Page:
History Essay

778 WordsMar 30, 20144 Pages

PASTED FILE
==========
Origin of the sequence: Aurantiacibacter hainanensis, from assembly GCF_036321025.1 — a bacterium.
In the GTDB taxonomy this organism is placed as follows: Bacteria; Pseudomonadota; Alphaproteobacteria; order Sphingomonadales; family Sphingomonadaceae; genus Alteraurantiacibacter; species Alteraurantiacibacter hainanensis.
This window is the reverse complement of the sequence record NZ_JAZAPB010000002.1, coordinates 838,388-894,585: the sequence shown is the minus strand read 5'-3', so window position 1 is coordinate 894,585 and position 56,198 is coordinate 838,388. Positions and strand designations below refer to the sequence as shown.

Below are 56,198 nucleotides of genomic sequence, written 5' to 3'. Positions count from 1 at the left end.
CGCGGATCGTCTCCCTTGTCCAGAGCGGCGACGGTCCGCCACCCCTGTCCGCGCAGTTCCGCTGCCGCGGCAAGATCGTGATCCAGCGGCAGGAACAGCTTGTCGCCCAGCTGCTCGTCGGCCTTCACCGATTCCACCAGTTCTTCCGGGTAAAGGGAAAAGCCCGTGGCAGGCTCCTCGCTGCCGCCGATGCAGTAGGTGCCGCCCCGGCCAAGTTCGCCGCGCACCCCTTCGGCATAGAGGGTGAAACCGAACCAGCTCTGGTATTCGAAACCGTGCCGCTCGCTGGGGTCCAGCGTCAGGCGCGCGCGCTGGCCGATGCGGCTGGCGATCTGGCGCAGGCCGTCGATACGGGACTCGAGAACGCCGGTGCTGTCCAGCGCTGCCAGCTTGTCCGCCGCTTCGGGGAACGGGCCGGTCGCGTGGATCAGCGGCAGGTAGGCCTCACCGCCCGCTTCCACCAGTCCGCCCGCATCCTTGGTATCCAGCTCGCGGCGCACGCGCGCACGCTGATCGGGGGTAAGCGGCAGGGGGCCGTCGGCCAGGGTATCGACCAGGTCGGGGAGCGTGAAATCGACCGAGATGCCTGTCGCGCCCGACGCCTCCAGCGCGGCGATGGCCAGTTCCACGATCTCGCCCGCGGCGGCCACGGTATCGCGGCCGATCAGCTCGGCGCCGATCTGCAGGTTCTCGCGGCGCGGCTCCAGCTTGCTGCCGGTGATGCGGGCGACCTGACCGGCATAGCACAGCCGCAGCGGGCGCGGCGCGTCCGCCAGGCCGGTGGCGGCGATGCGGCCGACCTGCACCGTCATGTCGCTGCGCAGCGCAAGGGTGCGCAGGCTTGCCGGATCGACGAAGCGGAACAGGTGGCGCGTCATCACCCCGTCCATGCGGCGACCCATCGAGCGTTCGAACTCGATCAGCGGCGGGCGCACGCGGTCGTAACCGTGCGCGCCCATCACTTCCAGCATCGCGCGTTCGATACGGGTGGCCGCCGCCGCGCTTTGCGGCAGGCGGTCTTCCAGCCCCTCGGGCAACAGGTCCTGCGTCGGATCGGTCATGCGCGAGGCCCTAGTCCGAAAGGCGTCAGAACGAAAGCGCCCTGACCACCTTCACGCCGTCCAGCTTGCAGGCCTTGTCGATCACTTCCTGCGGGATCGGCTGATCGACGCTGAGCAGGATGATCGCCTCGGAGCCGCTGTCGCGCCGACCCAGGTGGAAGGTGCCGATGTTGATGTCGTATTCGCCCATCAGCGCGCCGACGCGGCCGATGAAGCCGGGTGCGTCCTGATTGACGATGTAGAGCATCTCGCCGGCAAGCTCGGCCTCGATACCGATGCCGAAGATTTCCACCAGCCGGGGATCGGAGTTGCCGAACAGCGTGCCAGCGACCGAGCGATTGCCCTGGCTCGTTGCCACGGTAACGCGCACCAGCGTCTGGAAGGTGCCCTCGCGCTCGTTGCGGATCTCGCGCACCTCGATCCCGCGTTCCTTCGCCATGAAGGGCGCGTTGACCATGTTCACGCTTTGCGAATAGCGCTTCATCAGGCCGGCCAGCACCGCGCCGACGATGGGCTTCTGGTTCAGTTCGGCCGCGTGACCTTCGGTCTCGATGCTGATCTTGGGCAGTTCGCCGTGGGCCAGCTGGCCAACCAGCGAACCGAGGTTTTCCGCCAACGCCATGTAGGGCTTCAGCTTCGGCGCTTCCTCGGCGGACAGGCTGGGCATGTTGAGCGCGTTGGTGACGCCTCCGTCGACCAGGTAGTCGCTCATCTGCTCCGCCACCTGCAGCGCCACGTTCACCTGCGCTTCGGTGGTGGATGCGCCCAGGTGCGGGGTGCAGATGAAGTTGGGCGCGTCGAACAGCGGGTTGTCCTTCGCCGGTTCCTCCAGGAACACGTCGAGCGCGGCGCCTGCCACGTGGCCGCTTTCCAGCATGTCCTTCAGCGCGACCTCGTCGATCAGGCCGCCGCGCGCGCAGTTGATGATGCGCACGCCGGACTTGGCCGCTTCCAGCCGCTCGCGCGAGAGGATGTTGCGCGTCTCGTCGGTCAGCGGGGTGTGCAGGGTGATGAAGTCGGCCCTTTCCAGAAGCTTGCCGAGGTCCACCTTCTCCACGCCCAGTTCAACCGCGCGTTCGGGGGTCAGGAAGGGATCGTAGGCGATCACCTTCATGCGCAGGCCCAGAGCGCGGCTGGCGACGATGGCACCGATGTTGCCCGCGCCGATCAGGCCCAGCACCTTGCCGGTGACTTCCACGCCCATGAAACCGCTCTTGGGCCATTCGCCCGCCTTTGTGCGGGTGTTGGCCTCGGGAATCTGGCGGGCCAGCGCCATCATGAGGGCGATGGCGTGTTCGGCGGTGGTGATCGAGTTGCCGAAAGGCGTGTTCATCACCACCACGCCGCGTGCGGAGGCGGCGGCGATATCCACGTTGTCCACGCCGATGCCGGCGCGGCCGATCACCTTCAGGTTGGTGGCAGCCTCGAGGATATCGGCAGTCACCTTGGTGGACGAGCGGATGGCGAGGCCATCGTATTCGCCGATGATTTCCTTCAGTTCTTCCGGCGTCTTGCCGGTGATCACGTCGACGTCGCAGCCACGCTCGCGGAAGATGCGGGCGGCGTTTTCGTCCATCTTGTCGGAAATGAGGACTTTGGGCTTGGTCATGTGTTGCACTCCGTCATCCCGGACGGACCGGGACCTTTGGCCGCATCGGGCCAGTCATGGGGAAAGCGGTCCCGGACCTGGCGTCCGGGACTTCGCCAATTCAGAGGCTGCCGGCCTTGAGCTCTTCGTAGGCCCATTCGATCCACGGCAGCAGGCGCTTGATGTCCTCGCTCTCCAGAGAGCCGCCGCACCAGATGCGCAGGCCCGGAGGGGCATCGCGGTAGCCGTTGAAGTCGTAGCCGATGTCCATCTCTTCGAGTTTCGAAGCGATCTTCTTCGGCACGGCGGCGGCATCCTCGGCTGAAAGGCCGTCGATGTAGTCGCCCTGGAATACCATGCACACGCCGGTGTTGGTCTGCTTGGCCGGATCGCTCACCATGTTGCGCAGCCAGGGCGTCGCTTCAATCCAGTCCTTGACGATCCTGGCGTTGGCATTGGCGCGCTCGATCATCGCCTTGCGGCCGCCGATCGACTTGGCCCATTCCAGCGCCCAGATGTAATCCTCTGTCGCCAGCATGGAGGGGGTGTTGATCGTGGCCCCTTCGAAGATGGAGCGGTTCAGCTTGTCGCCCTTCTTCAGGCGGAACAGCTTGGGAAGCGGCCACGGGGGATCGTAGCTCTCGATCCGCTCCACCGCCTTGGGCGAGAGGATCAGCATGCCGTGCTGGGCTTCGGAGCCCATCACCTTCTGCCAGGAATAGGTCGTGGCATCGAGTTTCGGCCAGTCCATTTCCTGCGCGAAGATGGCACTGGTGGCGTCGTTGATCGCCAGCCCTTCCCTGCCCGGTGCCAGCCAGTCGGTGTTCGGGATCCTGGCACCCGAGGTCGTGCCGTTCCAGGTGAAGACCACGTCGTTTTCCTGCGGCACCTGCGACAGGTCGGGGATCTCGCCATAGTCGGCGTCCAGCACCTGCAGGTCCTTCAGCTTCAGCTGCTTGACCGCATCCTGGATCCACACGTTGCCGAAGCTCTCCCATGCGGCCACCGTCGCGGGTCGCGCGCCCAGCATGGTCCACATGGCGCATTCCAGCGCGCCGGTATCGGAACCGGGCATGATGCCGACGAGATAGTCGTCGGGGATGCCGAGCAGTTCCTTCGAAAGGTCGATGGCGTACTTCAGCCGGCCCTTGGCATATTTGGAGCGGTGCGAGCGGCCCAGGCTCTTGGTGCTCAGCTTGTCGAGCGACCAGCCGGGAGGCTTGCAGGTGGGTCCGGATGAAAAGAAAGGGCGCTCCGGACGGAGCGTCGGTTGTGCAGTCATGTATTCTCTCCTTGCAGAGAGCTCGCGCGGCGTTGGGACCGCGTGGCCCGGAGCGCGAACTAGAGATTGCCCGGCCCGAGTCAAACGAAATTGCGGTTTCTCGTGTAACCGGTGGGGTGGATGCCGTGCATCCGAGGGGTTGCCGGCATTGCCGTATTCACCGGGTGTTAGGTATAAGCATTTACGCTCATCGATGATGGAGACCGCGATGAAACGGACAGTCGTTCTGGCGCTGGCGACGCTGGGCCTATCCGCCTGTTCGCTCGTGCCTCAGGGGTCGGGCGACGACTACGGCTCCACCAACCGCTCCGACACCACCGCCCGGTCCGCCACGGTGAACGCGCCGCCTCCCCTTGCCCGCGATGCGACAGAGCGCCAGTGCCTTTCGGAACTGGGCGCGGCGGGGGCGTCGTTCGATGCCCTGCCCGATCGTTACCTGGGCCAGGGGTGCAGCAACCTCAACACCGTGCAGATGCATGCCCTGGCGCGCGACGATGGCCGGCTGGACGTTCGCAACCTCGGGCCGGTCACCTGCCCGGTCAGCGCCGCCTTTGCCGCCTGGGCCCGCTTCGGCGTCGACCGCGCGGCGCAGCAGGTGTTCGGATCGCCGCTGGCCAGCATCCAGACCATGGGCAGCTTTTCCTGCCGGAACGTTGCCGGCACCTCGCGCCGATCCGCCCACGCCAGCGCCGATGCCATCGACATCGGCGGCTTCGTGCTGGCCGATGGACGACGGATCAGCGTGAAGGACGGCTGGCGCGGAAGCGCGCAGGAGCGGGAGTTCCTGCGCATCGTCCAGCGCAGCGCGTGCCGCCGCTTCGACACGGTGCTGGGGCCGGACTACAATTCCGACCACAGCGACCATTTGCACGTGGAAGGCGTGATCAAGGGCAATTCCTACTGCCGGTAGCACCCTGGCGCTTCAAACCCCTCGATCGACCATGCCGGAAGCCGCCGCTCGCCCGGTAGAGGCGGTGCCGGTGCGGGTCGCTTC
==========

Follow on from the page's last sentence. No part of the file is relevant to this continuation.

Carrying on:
38 International Human Rights References to Sexual and Reproductive Health and Rights (regarding LGBT populations and HIV/AIDS and STIs) 4 The Fourth World Conference on Women, Beijing, 1995 The United Nations Fourth World Conference on Women was held in Beijing, China in 1995. This was the largest meeting of the Global Women’s Movement, where 40,000 women traveled from all over the world to participate in this historic gathering. The presence of so many women activists was not only a testament to the growing political power of women but it also lent credibility to the event itself and helped ensure that the key outcome from the Conference, the Platform for Action, although negotiated among UN member States, reflected women’s global concerns. The Beijing conference confirmed the important principle of free choice and the definition of health, given on the occasion of the Cairo Conference (see Core Document 3). The Beijing Declaration recognized the right of all women to control all aspects of their health, in particular their own fertility (paragraph 17) which is one of the bases for their empowerment. It also affirmed the principle that equal access between men and women to reproductive and sexual health should be assured. http://www.un.org/womenwatch/daw/beijing/platform/declar.htm This is the Declaration made at the Beijing Conference, 1995. Paragraph 30 also makes direct reference to sexual and reproductive health. Although four references were made in the Draft Declaration to the term ‘sexual orientation’, they resulted in huge debate at the Conference, and were eventually deleted. The PFA, (par.89) defines health as: A state of complete physical, mental and social well-being and not merely the absence of disease of infirmity http://www.un.org/womenwatch/daw/beijing/platform/ Full PFA text to be found here in separate files Reproductive health implies

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